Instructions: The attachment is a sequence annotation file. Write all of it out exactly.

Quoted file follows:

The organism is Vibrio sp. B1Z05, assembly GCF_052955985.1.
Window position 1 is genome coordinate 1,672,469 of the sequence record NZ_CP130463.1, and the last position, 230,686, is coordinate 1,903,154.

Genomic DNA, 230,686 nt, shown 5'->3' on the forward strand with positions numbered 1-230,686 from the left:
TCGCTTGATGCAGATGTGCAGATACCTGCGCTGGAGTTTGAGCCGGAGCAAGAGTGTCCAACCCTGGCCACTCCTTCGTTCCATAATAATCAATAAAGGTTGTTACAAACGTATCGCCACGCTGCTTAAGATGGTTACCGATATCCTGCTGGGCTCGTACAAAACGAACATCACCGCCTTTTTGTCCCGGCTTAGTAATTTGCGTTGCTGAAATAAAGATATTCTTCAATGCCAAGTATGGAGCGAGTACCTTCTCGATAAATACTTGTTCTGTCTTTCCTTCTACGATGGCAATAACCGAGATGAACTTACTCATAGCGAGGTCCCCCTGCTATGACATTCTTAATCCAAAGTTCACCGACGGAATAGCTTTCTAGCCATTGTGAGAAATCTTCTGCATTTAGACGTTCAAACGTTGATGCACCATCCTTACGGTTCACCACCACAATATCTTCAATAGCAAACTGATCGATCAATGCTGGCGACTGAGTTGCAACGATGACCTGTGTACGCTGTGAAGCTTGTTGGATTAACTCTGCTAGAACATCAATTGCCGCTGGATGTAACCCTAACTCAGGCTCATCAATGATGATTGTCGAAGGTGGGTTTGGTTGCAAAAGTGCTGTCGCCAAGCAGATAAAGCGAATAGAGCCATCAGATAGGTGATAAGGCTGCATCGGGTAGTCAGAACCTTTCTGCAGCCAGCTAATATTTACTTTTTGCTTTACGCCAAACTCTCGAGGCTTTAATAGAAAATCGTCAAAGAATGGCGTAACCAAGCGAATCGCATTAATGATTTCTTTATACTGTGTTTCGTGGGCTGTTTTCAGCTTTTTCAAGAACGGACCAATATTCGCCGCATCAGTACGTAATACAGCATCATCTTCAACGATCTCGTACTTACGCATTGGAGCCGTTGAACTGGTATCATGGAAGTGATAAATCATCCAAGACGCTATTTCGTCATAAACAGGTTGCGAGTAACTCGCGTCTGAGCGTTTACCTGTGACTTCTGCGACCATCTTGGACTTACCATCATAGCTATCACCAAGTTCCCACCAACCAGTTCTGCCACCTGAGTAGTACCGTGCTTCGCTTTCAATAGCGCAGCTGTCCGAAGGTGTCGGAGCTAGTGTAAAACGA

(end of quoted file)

The organism is Vibrio sp. B1Z05, assembly GCF_052955985.1.
Window position 1 is genome coordinate 1,672,469 of the sequence record NZ_CP130463.1, and the last position, 230,686, is coordinate 1,903,154.

Genomic DNA, 230,686 nt, shown 5'->3' on the forward strand with positions numbered 1-230,686 from the left:
TCGCTTGATGCAGATGTGCAGATACCTGCGCTGGAGTTTGAGCCGGAGCAAGAGTGTCCAACCCTGGCCACTCCTTCGTTCCATAATAATCAATAAAGGTTGTTACAAACGTATCGCCACGCTGCTTAAGATGGTTACCGATATCCTGCTGGGCTCGTACAAAACGAACATCACCGCCTTTTTGTCCCGGCTTAGTAATTTGCGTTGCTGAAATAAAGATATTCTTCAATGCCAAGTATGGAGCGAGTACCTTCTCGATAAATACTTGTTCTGTCTTTCCTTCTACGATGGCAATAACCGAGATGAACTTACTCATAGCGAGGTCCCCCTGCTATGACATTCTTAATCCAAAGTTCACCGACGGAATAGCTTTCTAGCCATTGTGAGAAATCTTCTGCATTTAGACGTTCAAACGTTGATGCACCATCCTTACGGTTCACCACCACAATATCTTCAATAGCAAACTGATCGATCAATGCTGGCGACTGAGTTGCAACGATGACCTGTGTACGCTGTGAAGCTTGTTGGATTAACTCTGCTAGAACATCAATTGCCGCTGGATGTAACCCTAACTCAGGCTCATCAATGATGATTGTCGAAGGTGGGTTTGGTTGCAAAAGTGCTGTCGCCAAGCAGATAAAGCGAATAGAGCCATCAGATAGGTGATAAGGCTGCATCGGGTAGTCAGAACCTTTCTGCAGCCAGCTAATATTTACTTTTTGCTTTACGCCAAACTCTCGAGGCTTTAATAGAAAATCGTCAAAGAATGGCGTAACCAAGCGAATCGCATTAATGATTTCTTTATACTGTGTTTCGTGGGCTGTTTTCAGCTTTTTCAAGAACGGACCAATATTCGCCGCATCAGTACGTAATACAGCATCATCTTCAACGATCTCGTACTTACGCATTGGAGCCGTTGAACTGGTATCATGGAAGTGATAAATCATCCAAGACGCTATTTCGTCATAAACAGGTTGCGAGTAACTCGCGTCTGAGCGTTTACCTGTGACTTCTGCGACCATCTTGGACTTACCATCATAGCTATCACCAAGTTCCCACCAACCAGTTCTGCCACCTGAGTAGTACCGTGCTTCGCTTTCAATAGCGCAGCTGTCCGAAGGTGTCGGAGCTAGTGTAAAACGA